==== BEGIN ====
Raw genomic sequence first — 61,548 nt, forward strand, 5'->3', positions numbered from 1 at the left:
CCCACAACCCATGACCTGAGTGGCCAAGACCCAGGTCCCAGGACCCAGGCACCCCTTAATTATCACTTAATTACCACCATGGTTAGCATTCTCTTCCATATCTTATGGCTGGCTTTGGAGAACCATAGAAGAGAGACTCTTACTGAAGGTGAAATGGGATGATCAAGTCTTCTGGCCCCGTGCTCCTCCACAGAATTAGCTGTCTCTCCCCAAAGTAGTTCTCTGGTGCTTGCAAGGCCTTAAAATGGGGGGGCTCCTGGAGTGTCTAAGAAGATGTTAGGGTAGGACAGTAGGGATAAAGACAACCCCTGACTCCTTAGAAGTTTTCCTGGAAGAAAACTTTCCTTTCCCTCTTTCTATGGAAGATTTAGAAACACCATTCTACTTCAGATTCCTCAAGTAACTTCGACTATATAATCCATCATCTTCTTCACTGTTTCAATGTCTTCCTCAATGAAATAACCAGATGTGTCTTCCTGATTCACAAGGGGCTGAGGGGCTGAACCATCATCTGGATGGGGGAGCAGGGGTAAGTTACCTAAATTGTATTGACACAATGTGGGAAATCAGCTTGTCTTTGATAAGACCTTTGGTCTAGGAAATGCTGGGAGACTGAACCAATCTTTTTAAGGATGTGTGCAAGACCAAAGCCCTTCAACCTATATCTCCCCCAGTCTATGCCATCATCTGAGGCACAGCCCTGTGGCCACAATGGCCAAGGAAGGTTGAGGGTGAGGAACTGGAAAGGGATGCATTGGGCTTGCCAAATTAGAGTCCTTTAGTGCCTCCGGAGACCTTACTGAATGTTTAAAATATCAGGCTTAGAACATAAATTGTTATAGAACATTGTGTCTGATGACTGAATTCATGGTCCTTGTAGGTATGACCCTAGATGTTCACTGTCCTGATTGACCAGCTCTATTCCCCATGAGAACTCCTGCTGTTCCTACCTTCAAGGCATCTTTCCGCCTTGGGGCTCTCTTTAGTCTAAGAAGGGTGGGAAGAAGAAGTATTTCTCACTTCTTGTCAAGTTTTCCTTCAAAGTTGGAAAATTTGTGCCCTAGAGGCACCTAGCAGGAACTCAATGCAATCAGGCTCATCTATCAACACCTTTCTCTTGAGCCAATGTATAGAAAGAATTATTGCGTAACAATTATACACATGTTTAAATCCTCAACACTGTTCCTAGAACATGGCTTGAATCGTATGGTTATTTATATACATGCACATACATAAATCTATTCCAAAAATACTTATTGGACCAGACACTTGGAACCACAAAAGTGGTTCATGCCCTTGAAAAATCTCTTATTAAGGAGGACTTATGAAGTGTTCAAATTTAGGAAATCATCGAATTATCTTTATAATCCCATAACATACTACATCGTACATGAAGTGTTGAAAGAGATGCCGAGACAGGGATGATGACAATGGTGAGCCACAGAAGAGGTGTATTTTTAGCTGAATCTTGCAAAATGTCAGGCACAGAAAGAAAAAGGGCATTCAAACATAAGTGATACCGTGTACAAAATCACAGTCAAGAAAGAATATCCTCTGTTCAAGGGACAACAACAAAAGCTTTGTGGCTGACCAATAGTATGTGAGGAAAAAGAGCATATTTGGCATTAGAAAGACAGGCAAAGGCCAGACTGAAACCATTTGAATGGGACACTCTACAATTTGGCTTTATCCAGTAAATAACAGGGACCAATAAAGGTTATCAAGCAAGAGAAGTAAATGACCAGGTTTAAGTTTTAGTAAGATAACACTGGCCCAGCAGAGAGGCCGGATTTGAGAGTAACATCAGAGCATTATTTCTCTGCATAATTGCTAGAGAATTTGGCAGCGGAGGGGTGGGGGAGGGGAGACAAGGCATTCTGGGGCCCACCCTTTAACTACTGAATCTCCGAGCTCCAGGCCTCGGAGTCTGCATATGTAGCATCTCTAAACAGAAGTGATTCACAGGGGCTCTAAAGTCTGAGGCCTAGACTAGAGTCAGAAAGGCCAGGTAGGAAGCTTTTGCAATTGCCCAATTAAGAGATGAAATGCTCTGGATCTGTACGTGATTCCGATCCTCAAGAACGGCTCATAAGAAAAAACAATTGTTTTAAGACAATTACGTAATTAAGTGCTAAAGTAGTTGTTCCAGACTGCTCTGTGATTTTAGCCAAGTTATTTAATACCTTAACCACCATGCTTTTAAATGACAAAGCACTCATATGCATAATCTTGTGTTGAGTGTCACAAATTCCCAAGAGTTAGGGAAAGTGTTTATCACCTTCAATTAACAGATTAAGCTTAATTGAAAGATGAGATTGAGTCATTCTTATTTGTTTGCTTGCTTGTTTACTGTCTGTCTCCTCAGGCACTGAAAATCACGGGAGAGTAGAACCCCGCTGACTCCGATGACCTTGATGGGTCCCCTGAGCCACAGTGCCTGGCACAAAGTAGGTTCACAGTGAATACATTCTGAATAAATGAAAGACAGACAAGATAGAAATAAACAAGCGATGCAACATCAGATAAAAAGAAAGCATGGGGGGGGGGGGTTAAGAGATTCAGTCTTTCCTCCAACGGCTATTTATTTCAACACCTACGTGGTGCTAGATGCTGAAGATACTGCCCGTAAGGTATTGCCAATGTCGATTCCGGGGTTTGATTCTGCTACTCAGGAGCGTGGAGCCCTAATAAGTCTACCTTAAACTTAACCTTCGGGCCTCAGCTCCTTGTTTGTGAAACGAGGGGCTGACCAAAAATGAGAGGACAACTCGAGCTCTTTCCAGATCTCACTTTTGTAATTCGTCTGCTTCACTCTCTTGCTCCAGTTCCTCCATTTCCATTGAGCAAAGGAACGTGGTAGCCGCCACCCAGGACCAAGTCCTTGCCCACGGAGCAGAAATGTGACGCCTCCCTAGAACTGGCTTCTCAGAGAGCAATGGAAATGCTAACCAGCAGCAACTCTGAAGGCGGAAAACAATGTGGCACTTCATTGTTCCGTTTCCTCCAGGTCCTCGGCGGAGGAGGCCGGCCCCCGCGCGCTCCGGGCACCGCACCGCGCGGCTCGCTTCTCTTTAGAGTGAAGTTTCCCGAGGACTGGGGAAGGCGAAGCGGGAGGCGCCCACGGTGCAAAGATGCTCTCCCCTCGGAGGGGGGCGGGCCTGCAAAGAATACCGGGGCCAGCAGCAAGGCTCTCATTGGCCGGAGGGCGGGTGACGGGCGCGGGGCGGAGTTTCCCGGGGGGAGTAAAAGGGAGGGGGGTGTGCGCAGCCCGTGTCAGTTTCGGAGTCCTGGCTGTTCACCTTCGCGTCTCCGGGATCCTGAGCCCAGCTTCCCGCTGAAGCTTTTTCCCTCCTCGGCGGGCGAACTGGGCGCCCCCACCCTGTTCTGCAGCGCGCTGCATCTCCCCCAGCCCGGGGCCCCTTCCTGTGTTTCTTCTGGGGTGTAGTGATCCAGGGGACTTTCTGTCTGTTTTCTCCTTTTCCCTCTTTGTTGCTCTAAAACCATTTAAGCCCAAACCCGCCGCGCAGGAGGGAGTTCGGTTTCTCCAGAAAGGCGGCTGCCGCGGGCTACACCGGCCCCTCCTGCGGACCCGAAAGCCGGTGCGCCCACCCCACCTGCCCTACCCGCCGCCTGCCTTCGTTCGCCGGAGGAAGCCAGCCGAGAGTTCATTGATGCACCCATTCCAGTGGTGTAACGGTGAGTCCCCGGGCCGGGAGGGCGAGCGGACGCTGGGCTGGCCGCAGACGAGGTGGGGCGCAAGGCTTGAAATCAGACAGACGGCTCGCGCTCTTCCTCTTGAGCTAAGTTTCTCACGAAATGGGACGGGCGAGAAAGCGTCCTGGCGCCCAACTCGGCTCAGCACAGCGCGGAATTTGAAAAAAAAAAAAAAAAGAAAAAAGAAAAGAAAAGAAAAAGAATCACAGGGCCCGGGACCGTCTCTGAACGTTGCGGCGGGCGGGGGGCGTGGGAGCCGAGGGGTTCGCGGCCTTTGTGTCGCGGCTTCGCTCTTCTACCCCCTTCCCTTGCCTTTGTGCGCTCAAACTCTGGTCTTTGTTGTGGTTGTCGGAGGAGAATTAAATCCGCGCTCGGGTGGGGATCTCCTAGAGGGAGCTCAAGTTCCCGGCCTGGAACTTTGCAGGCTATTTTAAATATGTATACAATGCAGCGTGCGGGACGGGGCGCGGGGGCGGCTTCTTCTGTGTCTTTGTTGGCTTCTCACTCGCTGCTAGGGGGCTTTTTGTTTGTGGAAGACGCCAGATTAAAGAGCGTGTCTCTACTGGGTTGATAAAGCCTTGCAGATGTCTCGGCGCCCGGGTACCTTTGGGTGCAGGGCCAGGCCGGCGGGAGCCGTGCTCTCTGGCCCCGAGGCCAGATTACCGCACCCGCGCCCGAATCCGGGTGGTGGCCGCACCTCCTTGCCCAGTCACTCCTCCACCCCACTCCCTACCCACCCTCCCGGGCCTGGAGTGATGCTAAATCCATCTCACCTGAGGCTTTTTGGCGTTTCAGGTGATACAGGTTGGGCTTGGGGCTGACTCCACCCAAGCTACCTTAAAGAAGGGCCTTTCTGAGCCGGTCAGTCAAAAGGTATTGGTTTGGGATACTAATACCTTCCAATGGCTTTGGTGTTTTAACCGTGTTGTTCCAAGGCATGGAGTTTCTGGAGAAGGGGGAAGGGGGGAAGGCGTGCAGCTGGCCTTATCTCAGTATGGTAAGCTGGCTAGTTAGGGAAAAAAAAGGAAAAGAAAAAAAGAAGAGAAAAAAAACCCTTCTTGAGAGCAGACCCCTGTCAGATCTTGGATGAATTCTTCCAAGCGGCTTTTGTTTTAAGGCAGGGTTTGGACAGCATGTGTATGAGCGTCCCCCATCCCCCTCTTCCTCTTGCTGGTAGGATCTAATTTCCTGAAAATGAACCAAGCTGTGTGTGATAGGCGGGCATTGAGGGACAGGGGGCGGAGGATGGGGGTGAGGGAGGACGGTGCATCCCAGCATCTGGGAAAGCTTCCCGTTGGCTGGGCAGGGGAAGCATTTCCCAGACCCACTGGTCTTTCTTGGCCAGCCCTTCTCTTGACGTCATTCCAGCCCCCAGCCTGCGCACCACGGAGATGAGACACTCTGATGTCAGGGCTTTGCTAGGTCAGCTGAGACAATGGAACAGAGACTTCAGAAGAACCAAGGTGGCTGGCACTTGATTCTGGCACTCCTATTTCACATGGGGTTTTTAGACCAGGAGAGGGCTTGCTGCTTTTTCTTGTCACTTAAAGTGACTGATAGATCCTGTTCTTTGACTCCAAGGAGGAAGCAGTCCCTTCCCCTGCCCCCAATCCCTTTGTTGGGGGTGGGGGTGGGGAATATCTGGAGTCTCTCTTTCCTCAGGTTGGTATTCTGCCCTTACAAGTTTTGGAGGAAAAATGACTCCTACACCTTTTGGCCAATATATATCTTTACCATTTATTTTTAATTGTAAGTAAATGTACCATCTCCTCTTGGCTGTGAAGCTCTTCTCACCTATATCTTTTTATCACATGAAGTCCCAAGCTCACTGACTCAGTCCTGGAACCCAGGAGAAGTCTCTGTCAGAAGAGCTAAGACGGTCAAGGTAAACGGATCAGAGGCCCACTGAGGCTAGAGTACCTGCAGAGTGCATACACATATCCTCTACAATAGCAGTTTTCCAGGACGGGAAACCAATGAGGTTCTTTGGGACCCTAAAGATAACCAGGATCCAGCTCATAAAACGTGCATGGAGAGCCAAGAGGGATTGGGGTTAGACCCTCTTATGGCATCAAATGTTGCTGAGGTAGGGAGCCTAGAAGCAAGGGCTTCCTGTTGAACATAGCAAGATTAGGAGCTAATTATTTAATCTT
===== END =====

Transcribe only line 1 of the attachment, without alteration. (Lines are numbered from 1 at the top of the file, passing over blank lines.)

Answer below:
Raw genomic sequence first — 61,548 nt, forward strand, 5'->3', positions numbered from 1 at the left: